Google Can Index Blocked URLs Without Crawling

Google Can Index Blocked URLs Without Crawling
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Google’s John Mueller just lately “liked” a tweet by search advertising guide Barry Adams (of Polemic Digital) that concisely said the aim of the robots.txt exclusion protocol. He freshened up an previous matter and fairly presumably gave us a brand new method to consider it.

Google Can Index Blocked Pages

The situation started when a writer tweeted that Google had listed a web site that was blocked by robots.txt.

Screenshot of a tweet by a person who says Google indexed a web page that was blocked by Robots.txt

John Mueller responded:

URLs could be listed with out being crawled, in the event that they’re blocked by robots.txt – that’s by design.

Usually that comes from hyperlinks from someplace, judging from that quantity, I’d think about from inside your website someplace.”

How Robots.txt Works

Barry (@badams) tweeted:

“Robots.txt is a crawl management tool, not an index management tool.”

We usually consider Robots.txt as a approach to block Google from together with a web page from Google’s index. But robots.txt is only a approach to block which pages Google crawls.

That’s why if one other website has a hyperlink to a sure web page, then Google will crawl and index the web page (to a sure extent).

Barry then went on to elucidate learn how to preserve a web page out of Google’s index:

“Use meta robots directives or X-Robots-Tag HTTP headers to prevent indexing – and (counter-intuitively) let Googlebot crawl those pages you don’t want it to index so it sees those directives.”

NoIndex Meta Tag

The noindex meta tag permits crawled pages to be stored out of Google’s index. It doesn’t cease the crawl of the web page, however it does guarantee the web page might be stored out of Google’s index.

The noindex meta tag is superior to the robots.txt exclusion protocol for holding an internet web page from being listed.

Here is what John Mueller mentioned in a tweet from August 2018

“…if you want to prevent them from indexing, I’d use the noindex robots meta tag instead of robots.txt disallow.”

Screenshot of a tweet by Google's John Mueller recommending the noindex meta tag to prevent Google from indexing a web page

Robots Meta Tag Has Many Uses

A cool factor concerning the Robots meta tag is that it may be used to resolve points till a greater repair comes alongside.

For instance, a writer was having bother producing 404 response codes as a result of the angularJS framework stored producing 200 standing codes.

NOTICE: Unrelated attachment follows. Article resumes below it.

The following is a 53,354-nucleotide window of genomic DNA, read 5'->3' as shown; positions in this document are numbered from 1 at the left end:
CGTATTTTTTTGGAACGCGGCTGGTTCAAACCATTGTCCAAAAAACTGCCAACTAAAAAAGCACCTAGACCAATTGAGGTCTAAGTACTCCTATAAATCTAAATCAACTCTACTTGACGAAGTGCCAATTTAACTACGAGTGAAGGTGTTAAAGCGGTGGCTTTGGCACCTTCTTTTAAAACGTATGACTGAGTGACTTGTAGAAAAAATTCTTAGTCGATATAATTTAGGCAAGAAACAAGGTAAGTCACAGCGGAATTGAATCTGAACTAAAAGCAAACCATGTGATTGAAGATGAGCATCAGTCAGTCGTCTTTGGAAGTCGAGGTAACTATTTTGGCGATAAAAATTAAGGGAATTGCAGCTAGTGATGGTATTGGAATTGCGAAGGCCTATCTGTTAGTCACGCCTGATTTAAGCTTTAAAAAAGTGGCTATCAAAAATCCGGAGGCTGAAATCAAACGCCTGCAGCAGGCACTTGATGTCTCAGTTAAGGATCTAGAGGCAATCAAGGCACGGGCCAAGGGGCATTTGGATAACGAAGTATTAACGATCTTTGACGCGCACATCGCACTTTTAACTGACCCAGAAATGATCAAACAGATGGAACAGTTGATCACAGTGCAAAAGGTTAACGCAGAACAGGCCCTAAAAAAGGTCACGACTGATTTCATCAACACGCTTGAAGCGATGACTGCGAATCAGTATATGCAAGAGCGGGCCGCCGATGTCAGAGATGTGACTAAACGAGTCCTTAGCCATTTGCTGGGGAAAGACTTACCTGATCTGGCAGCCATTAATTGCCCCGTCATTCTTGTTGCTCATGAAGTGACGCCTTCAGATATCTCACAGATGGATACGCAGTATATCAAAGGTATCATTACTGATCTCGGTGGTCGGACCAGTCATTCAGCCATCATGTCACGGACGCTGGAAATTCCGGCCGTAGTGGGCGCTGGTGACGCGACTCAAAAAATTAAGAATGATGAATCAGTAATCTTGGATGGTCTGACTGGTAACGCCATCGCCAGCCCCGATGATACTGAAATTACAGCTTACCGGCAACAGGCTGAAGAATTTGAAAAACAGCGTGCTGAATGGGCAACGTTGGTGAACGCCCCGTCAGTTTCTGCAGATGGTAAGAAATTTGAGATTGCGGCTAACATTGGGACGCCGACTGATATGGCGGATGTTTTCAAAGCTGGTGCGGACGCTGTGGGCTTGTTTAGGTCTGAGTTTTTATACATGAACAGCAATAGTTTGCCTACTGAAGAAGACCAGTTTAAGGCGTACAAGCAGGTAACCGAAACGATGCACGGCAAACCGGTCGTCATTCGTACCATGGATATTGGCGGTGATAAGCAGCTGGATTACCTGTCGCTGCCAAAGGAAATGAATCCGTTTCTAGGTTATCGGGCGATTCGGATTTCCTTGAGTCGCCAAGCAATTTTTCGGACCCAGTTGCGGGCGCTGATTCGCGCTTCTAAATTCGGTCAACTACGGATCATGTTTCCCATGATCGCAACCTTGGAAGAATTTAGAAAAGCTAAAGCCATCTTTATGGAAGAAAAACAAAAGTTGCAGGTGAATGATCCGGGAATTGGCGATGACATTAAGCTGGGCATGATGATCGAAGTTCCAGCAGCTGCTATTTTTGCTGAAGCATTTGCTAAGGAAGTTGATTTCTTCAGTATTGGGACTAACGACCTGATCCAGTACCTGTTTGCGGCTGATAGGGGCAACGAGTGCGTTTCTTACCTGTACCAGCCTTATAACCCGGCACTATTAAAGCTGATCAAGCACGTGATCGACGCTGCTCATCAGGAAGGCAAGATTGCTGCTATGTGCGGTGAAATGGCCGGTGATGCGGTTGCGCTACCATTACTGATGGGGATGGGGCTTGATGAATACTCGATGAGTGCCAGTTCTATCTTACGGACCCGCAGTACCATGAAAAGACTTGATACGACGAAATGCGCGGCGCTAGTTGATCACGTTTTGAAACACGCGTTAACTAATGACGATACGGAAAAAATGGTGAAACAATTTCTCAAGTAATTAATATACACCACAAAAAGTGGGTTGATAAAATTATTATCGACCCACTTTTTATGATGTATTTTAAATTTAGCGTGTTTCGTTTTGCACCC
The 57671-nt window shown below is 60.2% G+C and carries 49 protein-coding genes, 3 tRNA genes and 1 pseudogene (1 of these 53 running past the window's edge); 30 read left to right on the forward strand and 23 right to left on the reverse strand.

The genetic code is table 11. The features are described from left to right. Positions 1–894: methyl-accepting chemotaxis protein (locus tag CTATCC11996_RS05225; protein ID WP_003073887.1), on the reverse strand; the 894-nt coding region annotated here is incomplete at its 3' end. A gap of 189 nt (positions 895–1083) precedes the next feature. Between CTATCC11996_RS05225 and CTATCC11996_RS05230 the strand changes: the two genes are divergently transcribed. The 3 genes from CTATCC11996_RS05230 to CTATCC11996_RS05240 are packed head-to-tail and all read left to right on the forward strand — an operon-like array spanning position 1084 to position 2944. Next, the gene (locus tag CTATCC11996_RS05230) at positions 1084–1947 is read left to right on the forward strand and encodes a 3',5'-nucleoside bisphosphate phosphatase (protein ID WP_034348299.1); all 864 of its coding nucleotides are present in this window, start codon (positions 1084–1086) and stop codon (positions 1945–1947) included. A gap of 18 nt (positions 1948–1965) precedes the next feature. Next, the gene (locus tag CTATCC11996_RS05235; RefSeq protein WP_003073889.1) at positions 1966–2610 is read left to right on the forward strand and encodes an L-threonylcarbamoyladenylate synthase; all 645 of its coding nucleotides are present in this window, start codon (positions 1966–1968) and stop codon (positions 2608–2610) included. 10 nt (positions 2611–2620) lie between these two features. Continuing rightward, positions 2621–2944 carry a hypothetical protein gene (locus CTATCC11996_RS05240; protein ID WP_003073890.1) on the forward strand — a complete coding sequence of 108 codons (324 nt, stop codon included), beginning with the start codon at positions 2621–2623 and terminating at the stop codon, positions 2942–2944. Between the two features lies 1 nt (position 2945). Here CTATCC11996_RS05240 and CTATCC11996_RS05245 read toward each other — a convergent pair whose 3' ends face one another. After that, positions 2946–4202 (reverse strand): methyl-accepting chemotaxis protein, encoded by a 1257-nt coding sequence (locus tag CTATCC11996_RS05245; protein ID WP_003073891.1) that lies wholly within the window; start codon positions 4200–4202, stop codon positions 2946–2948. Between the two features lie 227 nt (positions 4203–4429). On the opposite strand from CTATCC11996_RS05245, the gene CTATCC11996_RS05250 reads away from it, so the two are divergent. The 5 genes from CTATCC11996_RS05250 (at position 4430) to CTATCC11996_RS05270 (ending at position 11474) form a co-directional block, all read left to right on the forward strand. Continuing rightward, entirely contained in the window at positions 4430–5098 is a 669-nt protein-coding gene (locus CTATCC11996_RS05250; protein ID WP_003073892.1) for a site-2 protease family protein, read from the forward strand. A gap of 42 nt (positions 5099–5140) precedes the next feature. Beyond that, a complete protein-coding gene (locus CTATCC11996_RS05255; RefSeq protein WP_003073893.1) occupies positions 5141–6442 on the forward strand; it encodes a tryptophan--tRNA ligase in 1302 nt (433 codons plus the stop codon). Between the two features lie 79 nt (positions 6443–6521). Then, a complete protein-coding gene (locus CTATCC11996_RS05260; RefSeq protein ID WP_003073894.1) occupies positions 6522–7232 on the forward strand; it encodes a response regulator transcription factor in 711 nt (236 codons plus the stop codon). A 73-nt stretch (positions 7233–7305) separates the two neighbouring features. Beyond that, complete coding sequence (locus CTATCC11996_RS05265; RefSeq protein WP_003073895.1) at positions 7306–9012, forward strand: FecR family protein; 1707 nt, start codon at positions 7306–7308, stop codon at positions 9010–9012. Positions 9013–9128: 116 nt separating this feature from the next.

His tweet asking for assist mentioned:

Hi @JohnMu I´m having many troubles with managing 404 pages in angularJS, at all times give me a 200 standing on them. Any approach to resolve it? Thanks

Screenshot of a tweet about 400 pages resolving as 200 response codes

John Mueller instructed utilizing a robots noindex meta tag. This would trigger Google to drop that 200 response code web page from the index and regard that web page as a gentle 404.

“I’d make a normal error page and just add a noindex robots meta tag to it. We’ll call it a soft-404, but that’s fine there.”

So, despite the fact that the net web page is displaying a 200 response code (which suggests the web page was efficiently served), the robots meta tag will preserve the web page out of Google index and Google will deal with it as if the web page shouldn’t be discovered, which is a 404 response.

Screenshot of John Mueller tweet explaining how robots meta tag works

Official Description of Robots Meta Tag

According to the official documentation on the World Wide Web Consortion, the official physique that decides internet requirements (W3C), that is what the Robots Meta Tag does:

Robots and the META aspect
The META aspect permits HTML authors to inform visiting robots whether or not a doc could also be listed, or used to reap extra hyperlinks.”

This is how the W3c paperwork describe the Robots.txt:

“When a Robot visits a Web site,it firsts checks for …robots.txt. If it can find this document, it will analyze its contents to see if it is allowed to retrieve the document.”

Screenshot of a page from the W3c showing the official standard for the robots meta tag

The W3c interprets the position of the Robots.txt as like a gate keeper for what information are retrieved. Retrieved means crawled by a robotic that obeys the Robots.txt exclusion protocol.

Barry Adams was right to explain the Robots.txt exclusion as a approach to handle crawling, not indexing.

It may be helpful to thik of the Robots.txt as being like safety guards on the door of your website, holding sure internet pages blocked. It might make untangling unusual Googlebot exercise on blocked internet pages a bit of simpler.

More Resources

Images by Shutterstock, Modified by Author
Screenshots by Author, Modified by Author

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